Geese Great and Small
Between 75,000 and 100,000 geese winter along the Front Range in most years, reports Jim Gammonley, avian research leader for Colorado Parks and Wildlife. At least that many geese pass through the region at various times during the fall and winter. The migratory population includes lesser Canada and cackling geese, which arrive first, and midsized honkers from the Hi-Line population that show up later in the fall.
Northern Colorado also has a large resident population of giant Canada geese. Restoration efforts began in 1957, when longtime Colorado Game, Fish and Parks (now Colorado Parks and Wildlife) conservation officer Gurney Crawford let his own chickens incubate a clutch of eggs brought to him by waterfowl researcher Jack Grieb. Crawford released the first brood on College Lake on Colorado State University's Foothills Campus and then kept on hatching and releasing geese. The program was successful enough that Crawford earned the nickname "father goose," and by the 1970s and '80s, Colorado was trapping and transplanting geese to other states.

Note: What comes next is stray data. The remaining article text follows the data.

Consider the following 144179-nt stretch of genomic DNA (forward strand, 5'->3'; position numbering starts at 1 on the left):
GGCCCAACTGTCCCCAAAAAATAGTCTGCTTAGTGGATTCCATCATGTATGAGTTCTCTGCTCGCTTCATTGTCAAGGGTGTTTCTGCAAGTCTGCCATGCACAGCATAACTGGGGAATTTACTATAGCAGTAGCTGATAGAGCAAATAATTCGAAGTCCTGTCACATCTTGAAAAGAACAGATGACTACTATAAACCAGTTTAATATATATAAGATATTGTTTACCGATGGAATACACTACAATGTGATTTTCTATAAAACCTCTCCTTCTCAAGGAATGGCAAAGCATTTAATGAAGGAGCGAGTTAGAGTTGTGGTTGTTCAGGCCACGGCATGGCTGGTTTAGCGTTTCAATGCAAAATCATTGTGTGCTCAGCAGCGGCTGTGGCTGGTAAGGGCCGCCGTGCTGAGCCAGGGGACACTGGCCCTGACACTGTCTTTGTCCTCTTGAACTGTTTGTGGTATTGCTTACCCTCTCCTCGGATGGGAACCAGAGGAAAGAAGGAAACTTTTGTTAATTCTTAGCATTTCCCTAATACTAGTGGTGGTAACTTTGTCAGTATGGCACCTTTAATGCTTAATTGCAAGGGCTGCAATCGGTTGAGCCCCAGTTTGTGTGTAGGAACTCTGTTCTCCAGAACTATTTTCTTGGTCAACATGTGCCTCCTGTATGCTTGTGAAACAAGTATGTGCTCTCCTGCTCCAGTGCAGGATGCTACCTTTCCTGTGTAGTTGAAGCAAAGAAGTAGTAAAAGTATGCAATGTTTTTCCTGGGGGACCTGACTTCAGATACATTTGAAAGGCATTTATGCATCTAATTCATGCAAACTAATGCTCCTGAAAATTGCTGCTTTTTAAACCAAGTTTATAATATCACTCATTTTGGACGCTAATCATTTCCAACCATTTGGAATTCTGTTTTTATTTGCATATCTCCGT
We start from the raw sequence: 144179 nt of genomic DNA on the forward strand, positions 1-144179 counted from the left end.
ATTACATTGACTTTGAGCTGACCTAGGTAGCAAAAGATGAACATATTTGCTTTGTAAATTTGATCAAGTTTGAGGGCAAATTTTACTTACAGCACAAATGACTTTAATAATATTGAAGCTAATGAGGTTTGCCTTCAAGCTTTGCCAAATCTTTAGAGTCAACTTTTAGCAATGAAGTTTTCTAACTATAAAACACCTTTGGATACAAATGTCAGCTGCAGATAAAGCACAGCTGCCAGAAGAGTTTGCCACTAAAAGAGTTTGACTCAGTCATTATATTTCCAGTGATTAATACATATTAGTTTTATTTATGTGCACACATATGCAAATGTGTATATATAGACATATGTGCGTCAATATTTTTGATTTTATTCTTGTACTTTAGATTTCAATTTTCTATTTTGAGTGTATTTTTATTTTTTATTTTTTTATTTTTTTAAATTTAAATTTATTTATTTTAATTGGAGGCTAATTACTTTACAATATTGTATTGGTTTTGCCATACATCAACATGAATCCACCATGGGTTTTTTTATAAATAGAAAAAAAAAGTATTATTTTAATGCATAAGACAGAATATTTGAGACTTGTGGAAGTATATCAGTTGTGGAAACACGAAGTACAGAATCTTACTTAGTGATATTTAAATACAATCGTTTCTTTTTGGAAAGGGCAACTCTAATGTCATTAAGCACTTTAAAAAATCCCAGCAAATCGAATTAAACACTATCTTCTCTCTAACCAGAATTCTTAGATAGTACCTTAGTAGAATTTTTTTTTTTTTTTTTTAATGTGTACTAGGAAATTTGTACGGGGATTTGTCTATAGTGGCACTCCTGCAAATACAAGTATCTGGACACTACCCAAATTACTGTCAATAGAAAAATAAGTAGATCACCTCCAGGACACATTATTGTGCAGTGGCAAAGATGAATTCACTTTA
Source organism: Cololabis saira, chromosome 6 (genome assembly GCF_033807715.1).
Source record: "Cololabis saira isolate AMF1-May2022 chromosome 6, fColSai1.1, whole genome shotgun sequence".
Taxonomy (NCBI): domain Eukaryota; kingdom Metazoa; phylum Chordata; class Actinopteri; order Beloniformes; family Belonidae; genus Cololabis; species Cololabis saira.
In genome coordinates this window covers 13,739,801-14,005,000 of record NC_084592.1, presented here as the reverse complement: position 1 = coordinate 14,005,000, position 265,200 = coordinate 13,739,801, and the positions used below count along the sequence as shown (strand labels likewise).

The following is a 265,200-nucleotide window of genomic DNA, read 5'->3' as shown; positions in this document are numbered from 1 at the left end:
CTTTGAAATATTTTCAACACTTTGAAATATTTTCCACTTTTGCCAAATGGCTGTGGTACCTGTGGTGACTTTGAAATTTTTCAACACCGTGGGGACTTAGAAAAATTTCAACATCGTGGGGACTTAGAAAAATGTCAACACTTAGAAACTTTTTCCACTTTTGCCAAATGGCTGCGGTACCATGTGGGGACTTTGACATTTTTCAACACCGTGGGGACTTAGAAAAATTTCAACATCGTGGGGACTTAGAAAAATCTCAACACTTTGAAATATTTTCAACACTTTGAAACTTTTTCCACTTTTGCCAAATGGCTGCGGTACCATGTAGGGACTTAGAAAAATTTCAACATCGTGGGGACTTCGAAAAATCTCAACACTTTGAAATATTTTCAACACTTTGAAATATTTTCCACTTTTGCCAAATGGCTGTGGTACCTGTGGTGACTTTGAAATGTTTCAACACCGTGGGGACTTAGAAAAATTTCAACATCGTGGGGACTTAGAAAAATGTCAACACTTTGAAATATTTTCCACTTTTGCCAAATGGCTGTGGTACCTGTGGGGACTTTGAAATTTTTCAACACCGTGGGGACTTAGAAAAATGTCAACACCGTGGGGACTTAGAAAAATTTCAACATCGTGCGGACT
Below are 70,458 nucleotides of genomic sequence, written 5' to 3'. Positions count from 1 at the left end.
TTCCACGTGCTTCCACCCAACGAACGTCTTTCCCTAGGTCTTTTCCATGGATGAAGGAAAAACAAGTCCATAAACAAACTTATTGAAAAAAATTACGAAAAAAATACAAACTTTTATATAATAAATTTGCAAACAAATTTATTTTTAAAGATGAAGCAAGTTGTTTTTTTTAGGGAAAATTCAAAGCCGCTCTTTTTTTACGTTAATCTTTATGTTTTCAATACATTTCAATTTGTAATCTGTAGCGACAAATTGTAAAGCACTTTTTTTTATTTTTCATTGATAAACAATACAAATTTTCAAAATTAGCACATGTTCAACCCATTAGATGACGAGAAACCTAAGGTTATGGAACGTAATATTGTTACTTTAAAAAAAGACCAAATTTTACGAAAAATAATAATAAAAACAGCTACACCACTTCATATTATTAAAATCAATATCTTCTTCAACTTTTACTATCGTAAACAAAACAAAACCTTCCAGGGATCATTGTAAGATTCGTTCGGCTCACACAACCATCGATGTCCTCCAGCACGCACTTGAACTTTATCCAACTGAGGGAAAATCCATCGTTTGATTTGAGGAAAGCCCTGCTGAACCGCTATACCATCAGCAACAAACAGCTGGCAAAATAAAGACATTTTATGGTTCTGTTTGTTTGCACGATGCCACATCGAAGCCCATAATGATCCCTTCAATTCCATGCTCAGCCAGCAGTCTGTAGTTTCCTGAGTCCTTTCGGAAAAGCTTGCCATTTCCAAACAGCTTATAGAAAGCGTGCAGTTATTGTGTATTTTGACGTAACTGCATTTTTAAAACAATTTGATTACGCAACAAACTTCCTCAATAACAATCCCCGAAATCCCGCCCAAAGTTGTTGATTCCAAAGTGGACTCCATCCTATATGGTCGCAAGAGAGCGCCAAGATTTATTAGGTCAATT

Despite the growth in goose numbers, hunting regulations weren't liberalized until the 1990s. Colwell, a native of the area, remembers the days before Canada goose hunting took off along the Front Range. He shot his first honker at age seven and has guided for 25 years. "There weren't many geese around when I started. The limit was two, and if three of you went out and you shot your geese, it was a big deal," he says. Now the limit is five, and with more geese and more people chasing them, the game has changed. Land is leased, competition is intense, and increased pressure makes the geese warier, especially late in the season.
The secret to success lies in keeping up with the geese and staying ahead of other hunters. Colwell changes tactics depending on which geese he's hunting. "Little geese like huge spreads and lots of calling and flagging. You can flag them right up until you call the shot," he says. "It's really something to see when they get here. It's not unusual to decoy flocks of more than 100 birds when they show up."